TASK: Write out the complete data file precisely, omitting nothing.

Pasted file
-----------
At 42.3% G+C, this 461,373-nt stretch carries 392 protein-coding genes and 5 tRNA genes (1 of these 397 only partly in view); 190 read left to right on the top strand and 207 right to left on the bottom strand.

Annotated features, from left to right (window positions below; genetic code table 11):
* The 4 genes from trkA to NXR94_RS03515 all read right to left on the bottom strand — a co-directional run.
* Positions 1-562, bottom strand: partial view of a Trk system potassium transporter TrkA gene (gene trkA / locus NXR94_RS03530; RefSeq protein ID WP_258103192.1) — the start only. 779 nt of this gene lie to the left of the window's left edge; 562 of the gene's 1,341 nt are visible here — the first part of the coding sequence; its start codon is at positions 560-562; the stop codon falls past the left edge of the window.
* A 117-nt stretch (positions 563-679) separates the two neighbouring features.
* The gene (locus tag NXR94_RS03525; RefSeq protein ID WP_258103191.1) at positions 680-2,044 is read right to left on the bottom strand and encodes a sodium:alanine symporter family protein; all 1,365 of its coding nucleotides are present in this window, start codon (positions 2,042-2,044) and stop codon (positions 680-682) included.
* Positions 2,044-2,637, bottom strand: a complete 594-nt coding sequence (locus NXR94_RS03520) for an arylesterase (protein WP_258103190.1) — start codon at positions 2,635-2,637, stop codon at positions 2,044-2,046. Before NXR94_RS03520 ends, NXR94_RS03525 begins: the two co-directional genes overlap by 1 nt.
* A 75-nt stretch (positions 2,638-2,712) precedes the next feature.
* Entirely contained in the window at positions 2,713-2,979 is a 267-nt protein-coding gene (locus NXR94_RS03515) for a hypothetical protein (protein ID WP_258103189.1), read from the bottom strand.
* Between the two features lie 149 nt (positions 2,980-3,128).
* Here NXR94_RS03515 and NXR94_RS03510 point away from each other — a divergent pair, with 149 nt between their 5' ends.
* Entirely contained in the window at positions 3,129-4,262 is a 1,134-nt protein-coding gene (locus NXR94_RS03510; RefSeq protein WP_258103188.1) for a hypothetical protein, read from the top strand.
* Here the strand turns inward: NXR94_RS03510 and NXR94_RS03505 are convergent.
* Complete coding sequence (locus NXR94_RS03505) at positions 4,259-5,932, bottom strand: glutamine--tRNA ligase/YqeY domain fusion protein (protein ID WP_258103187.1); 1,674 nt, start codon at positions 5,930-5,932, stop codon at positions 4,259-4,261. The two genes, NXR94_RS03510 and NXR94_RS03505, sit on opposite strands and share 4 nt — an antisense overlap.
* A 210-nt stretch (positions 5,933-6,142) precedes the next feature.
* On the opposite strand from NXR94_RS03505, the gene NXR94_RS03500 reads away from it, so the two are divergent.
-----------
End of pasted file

At 42.3% G+C, this 461,373-nt stretch carries 392 protein-coding genes and 5 tRNA genes (1 of these 397 only partly in view); 190 read left to right on the top strand and 207 right to left on the bottom strand.

Annotated features, from left to right (window positions below; genetic code table 11):
* The 4 genes from trkA to NXR94_RS03515 all read right to left on the bottom strand — a co-directional run.
* Positions 1-562, bottom strand: partial view of a Trk system potassium transporter TrkA gene (gene trkA / locus NXR94_RS03530; RefSeq protein ID WP_258103192.1) — the start only. 779 nt of this gene lie to the left of the window's left edge; 562 of the gene's 1,341 nt are visible here — the first part of the coding sequence; its start codon is at positions 560-562; the stop codon falls past the left edge of the window.
* A 117-nt stretch (positions 563-679) separates the two neighbouring features.
* The gene (locus tag NXR94_RS03525; RefSeq protein ID WP_258103191.1) at positions 680-2,044 is read right to left on the bottom strand and encodes a sodium:alanine symporter family protein; all 1,365 of its coding nucleotides are present in this window, start codon (positions 2,042-2,044) and stop codon (positions 680-682) included.
* Positions 2,044-2,637, bottom strand: a complete 594-nt coding sequence (locus NXR94_RS03520) for an arylesterase (protein WP_258103190.1) — start codon at positions 2,635-2,637, stop codon at positions 2,044-2,046. Before NXR94_RS03520 ends, NXR94_RS03525 begins: the two co-directional genes overlap by 1 nt.
* A 75-nt stretch (positions 2,638-2,712) precedes the next feature.
* Entirely contained in the window at positions 2,713-2,979 is a 267-nt protein-coding gene (locus NXR94_RS03515) for a hypothetical protein (protein ID WP_258103189.1), read from the bottom strand.
* Between the two features lie 149 nt (positions 2,980-3,128).
* Here NXR94_RS03515 and NXR94_RS03510 point away from each other — a divergent pair, with 149 nt between their 5' ends.
* Entirely contained in the window at positions 3,129-4,262 is a 1,134-nt protein-coding gene (locus NXR94_RS03510; RefSeq protein WP_258103188.1) for a hypothetical protein, read from the top strand.
* Here the strand turns inward: NXR94_RS03510 and NXR94_RS03505 are convergent.
* Complete coding sequence (locus NXR94_RS03505) at positions 4,259-5,932, bottom strand: glutamine--tRNA ligase/YqeY domain fusion protein (protein ID WP_258103187.1); 1,674 nt, start codon at positions 5,930-5,932, stop codon at positions 4,259-4,261. The two genes, NXR94_RS03510 and NXR94_RS03505, sit on opposite strands and share 4 nt — an antisense overlap.
* A 210-nt stretch (positions 5,933-6,142) precedes the next feature.
* On the opposite strand from NXR94_RS03505, the gene NXR94_RS03500 reads away from it, so the two are divergent.